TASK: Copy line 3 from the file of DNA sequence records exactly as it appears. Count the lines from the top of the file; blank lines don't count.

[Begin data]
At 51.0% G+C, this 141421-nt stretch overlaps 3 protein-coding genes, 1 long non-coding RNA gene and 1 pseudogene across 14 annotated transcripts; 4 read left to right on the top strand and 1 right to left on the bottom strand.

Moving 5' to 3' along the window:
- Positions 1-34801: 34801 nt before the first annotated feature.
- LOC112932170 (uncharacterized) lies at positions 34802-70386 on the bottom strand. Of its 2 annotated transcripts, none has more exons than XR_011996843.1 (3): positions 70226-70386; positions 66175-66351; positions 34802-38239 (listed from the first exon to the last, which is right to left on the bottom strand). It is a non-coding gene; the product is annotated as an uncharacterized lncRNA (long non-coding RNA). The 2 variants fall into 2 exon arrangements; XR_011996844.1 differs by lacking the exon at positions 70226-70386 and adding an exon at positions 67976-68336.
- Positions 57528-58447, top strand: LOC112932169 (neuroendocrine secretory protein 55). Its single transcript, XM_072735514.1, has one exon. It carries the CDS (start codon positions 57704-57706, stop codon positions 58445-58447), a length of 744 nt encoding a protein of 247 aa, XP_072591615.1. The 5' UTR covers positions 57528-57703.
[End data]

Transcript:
- Positions 1-34801: 34801 nt before the first annotated feature.